FCPA compliance: what every contractor needs to know

By Brady Long, Pride International

The Macondo incident has understandably seized our industry’s attention, leaving other developments comparatively unexamined in its vast shadow. One of these developments arose in July, when a US law was enacted to permit the Securities and Exchange Commission (SEC) to compensate “whistleblowers” for reporting violations of securities laws. Compensable violations include accounting fraud in an annual report to the SEC and insider trading on a US stock exchange. It also covers the payment of bribes.

Under the Dodd-Frank Act, any person – e.g., an employee, vendor, contractor – who reports “original information” to the SEC leading to the successful enforcement of a violation of the US Foreign Corrupt Practices Act (FCPA) can now receive between 10% to 30% of the SEC penalties that exceed $1 million. Given the size of recent FCPA settlements, the implications are clear: Whistleblowers stand to make a fortune by reporting a possible FCPA violation to the SEC, and companies have more reason than ever to ensure not only that they stay in compliance but also that they prevent, detect and remediate problems before it’s too late.

Meanwhile, UK regulators are doing their part to keep up with – and possibly surpass – US regulators. In April, the Bribery Act 2010 was passed into law. The Bribery Act is widely viewed as broader than the FCPA, and companies with connections to the United Kingdom are gearing up for increased enforcement.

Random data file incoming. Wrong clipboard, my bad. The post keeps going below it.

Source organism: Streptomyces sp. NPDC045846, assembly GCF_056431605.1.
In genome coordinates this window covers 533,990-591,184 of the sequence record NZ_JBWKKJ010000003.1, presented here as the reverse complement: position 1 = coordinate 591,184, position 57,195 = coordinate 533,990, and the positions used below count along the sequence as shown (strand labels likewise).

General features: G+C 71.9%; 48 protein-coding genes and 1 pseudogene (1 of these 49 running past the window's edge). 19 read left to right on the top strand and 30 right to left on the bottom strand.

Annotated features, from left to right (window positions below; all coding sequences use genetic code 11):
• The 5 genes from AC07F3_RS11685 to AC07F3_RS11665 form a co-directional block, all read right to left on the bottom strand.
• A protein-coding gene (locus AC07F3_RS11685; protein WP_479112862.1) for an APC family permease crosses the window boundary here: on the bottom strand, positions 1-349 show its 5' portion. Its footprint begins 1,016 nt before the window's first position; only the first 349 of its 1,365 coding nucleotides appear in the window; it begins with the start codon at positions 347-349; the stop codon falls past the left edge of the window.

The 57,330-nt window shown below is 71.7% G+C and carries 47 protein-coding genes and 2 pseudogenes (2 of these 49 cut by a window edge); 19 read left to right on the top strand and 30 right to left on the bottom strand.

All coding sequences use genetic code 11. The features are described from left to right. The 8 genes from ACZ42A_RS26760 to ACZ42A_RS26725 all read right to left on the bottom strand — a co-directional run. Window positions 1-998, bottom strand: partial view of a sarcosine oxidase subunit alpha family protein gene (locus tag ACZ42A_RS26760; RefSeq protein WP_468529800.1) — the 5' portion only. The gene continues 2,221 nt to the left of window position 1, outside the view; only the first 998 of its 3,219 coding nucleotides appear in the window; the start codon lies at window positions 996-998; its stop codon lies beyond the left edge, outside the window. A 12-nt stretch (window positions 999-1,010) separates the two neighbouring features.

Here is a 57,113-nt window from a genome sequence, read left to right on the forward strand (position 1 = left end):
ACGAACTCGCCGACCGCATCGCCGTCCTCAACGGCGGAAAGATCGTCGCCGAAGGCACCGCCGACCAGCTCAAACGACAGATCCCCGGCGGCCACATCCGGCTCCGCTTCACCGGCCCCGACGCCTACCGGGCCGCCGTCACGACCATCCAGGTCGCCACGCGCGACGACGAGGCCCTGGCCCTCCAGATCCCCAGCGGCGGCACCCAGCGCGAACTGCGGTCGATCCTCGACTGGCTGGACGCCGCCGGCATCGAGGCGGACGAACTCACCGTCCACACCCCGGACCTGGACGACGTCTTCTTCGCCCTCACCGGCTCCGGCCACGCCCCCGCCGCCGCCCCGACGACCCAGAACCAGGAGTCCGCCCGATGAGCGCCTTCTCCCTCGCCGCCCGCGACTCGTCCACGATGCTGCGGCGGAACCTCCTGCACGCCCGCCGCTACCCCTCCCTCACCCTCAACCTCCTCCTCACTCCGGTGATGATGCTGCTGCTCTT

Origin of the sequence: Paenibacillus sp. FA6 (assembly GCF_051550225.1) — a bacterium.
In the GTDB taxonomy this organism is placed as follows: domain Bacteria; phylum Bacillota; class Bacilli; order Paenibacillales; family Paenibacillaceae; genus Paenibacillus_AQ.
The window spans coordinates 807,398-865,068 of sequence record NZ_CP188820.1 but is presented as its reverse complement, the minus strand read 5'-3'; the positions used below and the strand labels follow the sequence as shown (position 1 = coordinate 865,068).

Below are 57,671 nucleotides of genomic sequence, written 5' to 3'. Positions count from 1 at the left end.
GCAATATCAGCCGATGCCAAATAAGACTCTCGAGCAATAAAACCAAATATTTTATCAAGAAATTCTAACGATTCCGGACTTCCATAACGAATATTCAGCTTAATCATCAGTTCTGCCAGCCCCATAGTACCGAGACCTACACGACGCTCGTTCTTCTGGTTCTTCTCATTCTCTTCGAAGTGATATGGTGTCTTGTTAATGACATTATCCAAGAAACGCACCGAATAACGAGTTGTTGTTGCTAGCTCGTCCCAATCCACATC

On the topic of enforcement, Macondo also overshadowed several recent bribery cases of note. In June, Technip settled FCPA charges for $338 million, stemming from a joint venture and other operations in Nigeria. In July, Snamprogetti Netherlands and ENI (its former parent) settled FCPA charges for a combined $365 million in connection with the same joint venture, among other things. While these amounts are less than half of the largest FCPA settlement to date (Siemens in 2008, with US penalties of $800 million), they are each many times higher than the record settlement a mere three years ago (Baker Hughes in 2007, with combined penalties of $44 million).

Further, the aforementioned companies that are publicly traded were required to hire compliance monitors, which are costly.

That the recent cases, and many others, center around West Africa is no surprise to anyone familiar with our industry. Six of the largest drilling contractors have announced that they are under investigation for potential FCPA violations there. These problems are largely legacy matters, dating back in some cases beyond the FCPA’s statute of limitations of five years. However, the challenges of working in West Africa continue, as local enforcement of the antibribery laws of West African countries (which, on paper, are arguably more stringent than even the FCPA) is spotty at best, and the global economic crisis has not exactly diminished the demand for bribes. Regardless, these challenges are not insurmountable.

In 2007, IADC established the Ethics & Corporate Compliance Committee for, among other purposes, sharing practices for mitigating bribery risk. The committee has enjoyed increasing participation over the years, and our quarterly meetings have featured open discussions of the risks we face and the ways we address them. Each company tailors its practices to its resources and culture, and, thus, each company has a unique array of practices. However, four unifying principles for mitigating bribery risk have emerged, and they are instructive to anyone doing business, or planning to do business, in high-risk countries.